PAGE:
It likely comes as no surprise that grandparents are buying toys for their grandkids. More than half of the millennials said their parents helped them buy toys and gave them $ 172, on average, over the past year. Grandparents, however, reported giving their millennial children $ 340 for toys.
Along with providing support for toy purchases, boomers often buy clothing for their grandkids. The 47 percent of millennials who said they received support to buy clothing reported getting $ 189, on average. Yet, grandparents said they gave $ 428. And 42 percent of boomers said they gave cash gifts to their grandkids — $ 371 a year on average.
Unfortunately, some boomers gave money they didn’t have. Boomers have had to sell their possessions, take on extra jobs and find ways to make more money to support their adult children and grandchildren, the survey found.
The biggest way boomers are helping their grandchildren financially is by contributing to their college savings. Grandparents who provided this type of support over the past year reported giving $ 2,337. Millennial parents, however, estimated that they received only $ 1,134 for their kids’ college funds.
Boomers are also helping with their grandchildren’s current school expenses. Millennial parents who received support for private school tuition said they got $ 750, on average, over the past year. And 21 percent said they got help paying for school expenses such as supplies and outings — $ 236 on average. Grandparents reported providing $ 477.
About 20 percent of boomers help pay for unexpected expenses for their grandchildren, according to the survey. And it’s not surprising that millennials need help covering these emergency costs. A GOBankingRates’ savings survey found that most adults between 18 and 34 have less than $ 1,000 saved — that means they probably don’t have an emergency fund.
Baby boomers aren’t much better off when it comes to having a rainy day fund. The GOBankingRates’ survey found that 69 percent of adults ages 55 to 64 have less than $ 1,000 in a savings account.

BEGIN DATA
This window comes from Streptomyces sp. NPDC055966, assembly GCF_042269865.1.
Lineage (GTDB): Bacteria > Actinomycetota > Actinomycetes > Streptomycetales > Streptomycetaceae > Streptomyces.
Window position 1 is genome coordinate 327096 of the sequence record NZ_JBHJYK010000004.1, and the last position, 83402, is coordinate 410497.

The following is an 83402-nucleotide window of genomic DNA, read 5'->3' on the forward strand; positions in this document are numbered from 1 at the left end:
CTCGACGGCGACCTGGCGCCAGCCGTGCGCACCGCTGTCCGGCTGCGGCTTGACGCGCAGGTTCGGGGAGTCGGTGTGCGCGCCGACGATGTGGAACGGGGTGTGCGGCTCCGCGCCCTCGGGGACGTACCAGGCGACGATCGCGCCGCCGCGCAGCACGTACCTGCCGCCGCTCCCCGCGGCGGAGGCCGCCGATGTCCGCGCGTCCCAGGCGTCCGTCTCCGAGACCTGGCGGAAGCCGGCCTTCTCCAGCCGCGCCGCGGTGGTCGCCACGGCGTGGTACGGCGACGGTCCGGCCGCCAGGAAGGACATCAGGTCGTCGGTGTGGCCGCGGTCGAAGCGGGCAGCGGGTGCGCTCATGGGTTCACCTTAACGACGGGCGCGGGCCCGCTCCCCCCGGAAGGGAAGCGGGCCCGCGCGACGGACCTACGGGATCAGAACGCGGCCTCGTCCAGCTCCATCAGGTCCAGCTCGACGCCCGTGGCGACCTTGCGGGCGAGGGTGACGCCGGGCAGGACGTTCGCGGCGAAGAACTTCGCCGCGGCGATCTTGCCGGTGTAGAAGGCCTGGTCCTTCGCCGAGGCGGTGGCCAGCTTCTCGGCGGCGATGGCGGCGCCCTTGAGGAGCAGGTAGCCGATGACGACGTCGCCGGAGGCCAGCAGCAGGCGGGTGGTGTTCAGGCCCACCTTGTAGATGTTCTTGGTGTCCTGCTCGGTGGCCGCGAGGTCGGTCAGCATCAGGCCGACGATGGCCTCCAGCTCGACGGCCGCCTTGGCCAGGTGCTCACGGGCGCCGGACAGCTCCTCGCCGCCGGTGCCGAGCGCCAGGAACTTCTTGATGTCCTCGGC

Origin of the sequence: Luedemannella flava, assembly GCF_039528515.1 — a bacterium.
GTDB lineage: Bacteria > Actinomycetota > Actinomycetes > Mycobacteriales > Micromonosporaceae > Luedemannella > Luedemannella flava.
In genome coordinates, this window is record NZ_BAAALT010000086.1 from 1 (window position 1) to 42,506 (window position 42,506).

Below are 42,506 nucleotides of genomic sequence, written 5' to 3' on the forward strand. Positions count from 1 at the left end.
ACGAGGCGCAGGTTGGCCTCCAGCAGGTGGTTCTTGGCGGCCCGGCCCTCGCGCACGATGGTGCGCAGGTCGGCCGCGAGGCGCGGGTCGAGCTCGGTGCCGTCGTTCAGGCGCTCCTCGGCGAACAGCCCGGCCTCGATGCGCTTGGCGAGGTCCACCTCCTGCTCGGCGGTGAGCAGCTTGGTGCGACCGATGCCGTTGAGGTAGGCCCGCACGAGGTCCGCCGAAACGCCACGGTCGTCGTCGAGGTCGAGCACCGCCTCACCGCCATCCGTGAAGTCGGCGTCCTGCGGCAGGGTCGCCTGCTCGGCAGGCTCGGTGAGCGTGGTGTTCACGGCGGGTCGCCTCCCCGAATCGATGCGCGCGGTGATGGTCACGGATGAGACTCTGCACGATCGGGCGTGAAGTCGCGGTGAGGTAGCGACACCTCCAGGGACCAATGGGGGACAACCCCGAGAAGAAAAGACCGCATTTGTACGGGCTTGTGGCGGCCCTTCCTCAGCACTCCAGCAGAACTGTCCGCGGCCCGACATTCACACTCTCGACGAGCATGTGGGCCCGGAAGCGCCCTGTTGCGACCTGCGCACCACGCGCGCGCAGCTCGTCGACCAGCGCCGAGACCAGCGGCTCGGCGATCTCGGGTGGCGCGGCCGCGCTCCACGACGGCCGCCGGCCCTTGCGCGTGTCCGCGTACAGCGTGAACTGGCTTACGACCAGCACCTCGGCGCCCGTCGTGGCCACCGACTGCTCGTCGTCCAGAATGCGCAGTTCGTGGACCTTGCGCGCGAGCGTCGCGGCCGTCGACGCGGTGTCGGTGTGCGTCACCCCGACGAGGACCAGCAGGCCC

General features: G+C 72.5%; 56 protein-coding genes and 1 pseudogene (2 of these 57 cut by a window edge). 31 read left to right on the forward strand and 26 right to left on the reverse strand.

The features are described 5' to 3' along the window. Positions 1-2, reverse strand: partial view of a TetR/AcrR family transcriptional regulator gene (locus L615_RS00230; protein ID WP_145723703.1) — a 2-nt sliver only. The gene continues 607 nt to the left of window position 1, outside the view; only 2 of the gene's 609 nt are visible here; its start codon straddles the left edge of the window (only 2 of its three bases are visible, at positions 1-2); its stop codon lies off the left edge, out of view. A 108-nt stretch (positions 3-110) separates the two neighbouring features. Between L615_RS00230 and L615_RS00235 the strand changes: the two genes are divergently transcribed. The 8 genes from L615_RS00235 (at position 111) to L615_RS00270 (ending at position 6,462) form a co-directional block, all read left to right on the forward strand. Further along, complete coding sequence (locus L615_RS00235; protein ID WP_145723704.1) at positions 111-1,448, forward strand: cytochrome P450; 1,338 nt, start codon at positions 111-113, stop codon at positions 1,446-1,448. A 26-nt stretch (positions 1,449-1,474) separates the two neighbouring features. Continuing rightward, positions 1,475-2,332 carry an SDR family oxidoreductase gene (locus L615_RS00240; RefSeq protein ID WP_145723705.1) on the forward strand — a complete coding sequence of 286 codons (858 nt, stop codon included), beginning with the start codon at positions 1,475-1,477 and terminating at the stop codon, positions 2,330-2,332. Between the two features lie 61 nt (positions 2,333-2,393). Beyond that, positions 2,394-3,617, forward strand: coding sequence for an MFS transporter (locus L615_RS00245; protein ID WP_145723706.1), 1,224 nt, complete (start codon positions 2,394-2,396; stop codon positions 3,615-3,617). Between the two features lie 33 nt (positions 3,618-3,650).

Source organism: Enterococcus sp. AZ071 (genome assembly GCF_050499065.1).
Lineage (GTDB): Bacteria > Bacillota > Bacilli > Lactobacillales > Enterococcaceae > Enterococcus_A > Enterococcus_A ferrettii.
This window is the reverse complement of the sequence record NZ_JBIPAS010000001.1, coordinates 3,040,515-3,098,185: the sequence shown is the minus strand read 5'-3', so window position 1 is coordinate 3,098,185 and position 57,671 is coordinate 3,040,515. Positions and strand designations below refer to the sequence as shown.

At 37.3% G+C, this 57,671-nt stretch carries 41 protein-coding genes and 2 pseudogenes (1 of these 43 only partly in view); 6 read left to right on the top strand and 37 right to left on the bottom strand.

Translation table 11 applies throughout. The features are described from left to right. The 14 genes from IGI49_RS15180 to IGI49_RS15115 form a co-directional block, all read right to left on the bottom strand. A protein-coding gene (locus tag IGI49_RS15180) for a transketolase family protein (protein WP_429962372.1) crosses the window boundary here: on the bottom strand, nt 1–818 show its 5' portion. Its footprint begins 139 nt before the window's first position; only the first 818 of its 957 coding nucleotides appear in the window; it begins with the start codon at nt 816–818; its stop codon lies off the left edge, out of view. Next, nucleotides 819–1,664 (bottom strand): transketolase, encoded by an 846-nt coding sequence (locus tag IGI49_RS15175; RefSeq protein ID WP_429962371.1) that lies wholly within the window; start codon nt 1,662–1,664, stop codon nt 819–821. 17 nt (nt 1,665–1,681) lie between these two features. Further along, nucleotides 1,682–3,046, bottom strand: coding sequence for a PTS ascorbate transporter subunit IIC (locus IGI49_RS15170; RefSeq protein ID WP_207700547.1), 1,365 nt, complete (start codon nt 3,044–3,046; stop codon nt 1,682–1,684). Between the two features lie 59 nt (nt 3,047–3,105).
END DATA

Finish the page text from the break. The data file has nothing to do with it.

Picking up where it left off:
However, having an emergency fund should be a priority for boomers.
“Grandparents will be more likely to stay on track for retirement by setting aside an emergency fund to cover unexpected expenses and developing a clear financial plan that can help protect and potentially grow their nest egg,” Lynch said.
Lynch said the TD Ameritrade research shows the majority of grandparents don’t view the financial support they give their children and grandchildren as a burden. While more than half find the combination of saving for retirement and supporting adult children to be stressful, they still put family first, he said.
If boomers value helping their kids, though, they need to have a plan so their finances don’t take a hit.
“It’s all about setting limits and having an open dialogue with your adult child,” Lynch said. “Work together to set clear limits and expectations for both financial support and childcare.”
Both generations should also set financial goals, he said. For example, millennials could seek to become financially independent of their parents within a certain timeframe. Boomers could set a retirement savings goal by using an online calculator to figure out how much they need to save to retire comfortably. Then they’ll have a better idea of how much financial support they can give their adult children.
For boomers who are behind on saving because they’ve been supporting their kids, there are several options. To start, they should consider working longer, Lynch said.
“Staying in the job market even a few extra years can make a big difference in terms of additional savings and investing,” he said. “It will also reduce the time that investors’ nest eggs need to stretch in retirement.”
If you’re 50 or older, you can take advantage of catch-up contributions to a retirement account. You can contribute an extra $ 6,000 to a 401k in 2017. And you can contribute an extra $ 1,000 to an IRA.
You can also downsize to a smaller, less-expensive home to free up cash. And you can boost your Social Security payout by waiting until after you reach your full retirement age to claim your benefits. A bigger Social Security benefit could help your nest egg last longer, Lynch said.
The key is to take the time to develop a plan. Then boomers won’t have to turn to their children to support them some day.
The views and opinions expressed herein are the views and opinions of the author and do not necessarily reflect those of Nasdaq, Inc.